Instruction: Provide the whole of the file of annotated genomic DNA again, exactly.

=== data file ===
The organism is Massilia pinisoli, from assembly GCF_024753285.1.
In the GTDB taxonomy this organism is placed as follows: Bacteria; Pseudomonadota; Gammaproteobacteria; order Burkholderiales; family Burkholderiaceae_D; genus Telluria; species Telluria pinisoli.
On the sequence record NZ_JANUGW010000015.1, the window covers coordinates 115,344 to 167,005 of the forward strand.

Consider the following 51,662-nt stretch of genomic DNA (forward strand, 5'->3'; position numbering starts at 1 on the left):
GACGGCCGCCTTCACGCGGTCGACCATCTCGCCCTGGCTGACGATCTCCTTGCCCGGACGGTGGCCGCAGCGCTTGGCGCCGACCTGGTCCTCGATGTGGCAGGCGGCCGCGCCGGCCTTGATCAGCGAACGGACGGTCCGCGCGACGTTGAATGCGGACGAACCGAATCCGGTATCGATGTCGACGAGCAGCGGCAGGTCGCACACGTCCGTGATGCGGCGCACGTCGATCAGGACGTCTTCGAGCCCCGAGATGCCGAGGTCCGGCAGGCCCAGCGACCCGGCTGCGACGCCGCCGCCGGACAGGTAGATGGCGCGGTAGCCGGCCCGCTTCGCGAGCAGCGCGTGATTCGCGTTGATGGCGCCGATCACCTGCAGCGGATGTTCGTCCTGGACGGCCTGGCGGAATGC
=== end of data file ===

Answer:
The organism is Massilia pinisoli, from assembly GCF_024753285.1.
In the GTDB taxonomy this organism is placed as follows: Bacteria; Pseudomonadota; Gammaproteobacteria; order Burkholderiales; family Burkholderiaceae_D; genus Telluria; species Telluria pinisoli.
On the sequence record NZ_JANUGW010000015.1, the window covers coordinates 115,344 to 167,005 of the forward strand.

Consider the following 51,662-nt stretch of genomic DNA (forward strand, 5'->3'; position numbering starts at 1 on the left):
GACGGCCGCCTTCACGCGGTCGACCATCTCGCCCTGGCTGACGATCTCCTTGCCCGGACGGTGGCCGCAGCGCTTGGCGCCGACCTGGTCCTCGATGTGGCAGGCGGCCGCGCCGGCCTTGATCAGCGAACGGACGGTCCGCGCGACGTTGAATGCGGACGAACCGAATCCGGTATCGATGTCGACGAGCAGCGGCAGGTCGCACACGTCCGTGATGCGGCGCACGTCGATCAGGACGTCTTCGAGCCCCGAGATGCCGAGGTCCGGCAGGCCCAGCGACCCGGCTGCGACGCCGCCGCCGGACAGGTAGATGGCGCGGTAGCCGGCCCGCTTCGCGAGCAGCGCGTGATTCGCGTTGATGGCGCCGATCACCTGCAGCGGATGTTCGTCCTGGACGGCCTGGCGGAATGC